where the denominator has been removed to all order giving a fully connected structure. Eqns. (17) and (18) are the same in the limit, but not necessarily order by order. Using the connected expressions as a basis for perturbative approximations has been done for many years [65,66,67,68] to yield fully connected expressions like CCSD[T], CCSD(T), CCSD(TQf) and their Λ based alter-natives [69]. However, for some truncation of the exp(T)|φ0 >, the expectation value in Eqn 17, could be used instead, which leads to “renormalization”. We recognize that once a perturbative approximation is made before insisting upon a fully connected structure as in Eqn. 18, a consistent cancellation of terms will not completely remove unlinked diagrams [70]. So a more flexible ap-proach might be thought to be obtained from their retention. Certainly when it comes to potential energy curves where there can be pathological consequences of the non-variational character of SRCC, having a few unlinked terms greatly aids in getting bounded curves, as they are ultimately responsible for the variational bound of truncated CI theory. In fact renormalized CC is a hybrid of CC and CI. So as the CC result turns over due to perturbation theory failures, the variation-aly bounded CI can take over! Hence, there is a CI compromise; but it might be recommended because we get better curves. On the other hand, it has not yet been shown that these kind of renormalized approximations actually converge to the right answer in a satisfactory way [70], as you can get quite a variety of results, short of putting in so many higher excitations that the dis-tinction between CI and CC is moot. Without systematic convergence we threaten the paradigm of converging CC methods CCD<CCSD<CCSD(T)<CCSDT<CCSDT(Qf) < CCSDTQ < Full CI that is responsible for their predictive quality, a cornerstone of the theory.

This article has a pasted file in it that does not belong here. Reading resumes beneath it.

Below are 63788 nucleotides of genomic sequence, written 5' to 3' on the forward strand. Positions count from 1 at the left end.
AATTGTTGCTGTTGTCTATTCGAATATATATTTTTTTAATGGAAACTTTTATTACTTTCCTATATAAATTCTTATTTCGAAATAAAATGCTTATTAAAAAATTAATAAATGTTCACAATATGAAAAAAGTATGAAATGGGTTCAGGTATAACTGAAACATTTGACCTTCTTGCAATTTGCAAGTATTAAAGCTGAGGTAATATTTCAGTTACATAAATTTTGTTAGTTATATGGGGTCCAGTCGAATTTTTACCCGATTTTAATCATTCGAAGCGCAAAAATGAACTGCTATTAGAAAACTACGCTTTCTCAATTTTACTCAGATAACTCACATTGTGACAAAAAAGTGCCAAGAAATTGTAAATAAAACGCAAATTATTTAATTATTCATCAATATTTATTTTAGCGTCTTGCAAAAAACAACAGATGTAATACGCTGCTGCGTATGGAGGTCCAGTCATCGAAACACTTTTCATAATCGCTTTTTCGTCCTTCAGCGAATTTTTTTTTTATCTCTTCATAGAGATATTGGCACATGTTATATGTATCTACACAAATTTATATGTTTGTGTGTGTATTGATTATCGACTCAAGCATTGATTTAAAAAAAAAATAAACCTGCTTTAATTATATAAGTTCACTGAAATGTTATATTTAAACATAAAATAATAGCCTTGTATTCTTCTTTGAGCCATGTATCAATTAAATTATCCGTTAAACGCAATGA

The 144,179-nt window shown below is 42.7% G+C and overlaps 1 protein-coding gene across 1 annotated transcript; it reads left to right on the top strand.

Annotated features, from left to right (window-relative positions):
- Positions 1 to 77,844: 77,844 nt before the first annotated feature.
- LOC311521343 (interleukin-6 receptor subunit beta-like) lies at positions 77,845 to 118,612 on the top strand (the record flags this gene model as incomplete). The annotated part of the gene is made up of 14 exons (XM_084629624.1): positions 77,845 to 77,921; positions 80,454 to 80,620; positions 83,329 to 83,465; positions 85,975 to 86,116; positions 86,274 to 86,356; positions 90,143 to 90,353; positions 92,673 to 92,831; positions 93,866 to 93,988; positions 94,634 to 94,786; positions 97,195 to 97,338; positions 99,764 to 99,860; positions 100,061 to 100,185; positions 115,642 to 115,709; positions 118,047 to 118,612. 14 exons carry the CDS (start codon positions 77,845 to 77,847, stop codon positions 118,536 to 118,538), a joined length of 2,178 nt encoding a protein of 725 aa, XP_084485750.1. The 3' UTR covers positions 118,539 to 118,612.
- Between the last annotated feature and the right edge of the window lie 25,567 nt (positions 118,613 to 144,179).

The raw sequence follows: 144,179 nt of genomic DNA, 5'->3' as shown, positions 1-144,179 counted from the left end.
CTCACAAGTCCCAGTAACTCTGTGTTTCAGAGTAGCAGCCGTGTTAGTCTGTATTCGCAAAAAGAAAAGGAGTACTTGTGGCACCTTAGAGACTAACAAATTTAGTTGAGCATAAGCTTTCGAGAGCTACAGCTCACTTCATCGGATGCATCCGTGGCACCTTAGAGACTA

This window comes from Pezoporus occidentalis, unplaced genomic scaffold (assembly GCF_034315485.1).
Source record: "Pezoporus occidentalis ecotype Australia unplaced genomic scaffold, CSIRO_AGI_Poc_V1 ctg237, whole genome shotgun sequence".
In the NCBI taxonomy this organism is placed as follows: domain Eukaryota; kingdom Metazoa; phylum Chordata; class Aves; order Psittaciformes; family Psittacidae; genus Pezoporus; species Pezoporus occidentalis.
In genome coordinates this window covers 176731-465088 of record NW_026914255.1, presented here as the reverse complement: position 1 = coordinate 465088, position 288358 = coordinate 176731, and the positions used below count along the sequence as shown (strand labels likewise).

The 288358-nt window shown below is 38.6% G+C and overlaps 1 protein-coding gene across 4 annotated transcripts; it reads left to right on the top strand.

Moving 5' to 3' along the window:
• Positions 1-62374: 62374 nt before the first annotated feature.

In externally corrected CC [10], the comparative simplicity of exploiting CI to do higher ex-citation contributions than can be easily accomplished in CC theory itself, makes it possible to identify through a cluster expansion of the CI wavefunction, approximations for the higher exci-tation cluster operators. Once the full CI values for T3 and T4 are included in the determination of T1,T2, eg, then we have an exact expression for the energy from the latter. Hence, a God-given T3 and T4 offers a great deal. Paldus et al. have shown the often spectacular results that emerge from such a method [55], so it is telling us a lot about higher order correlation. However, the CI calculation should be more time-consuming that the corresponding CC one, as it is affected by unlinked diagrams. Furthermore, I cannot see how such a method would be very widely applicable because of an inability to get analytical gradients easily.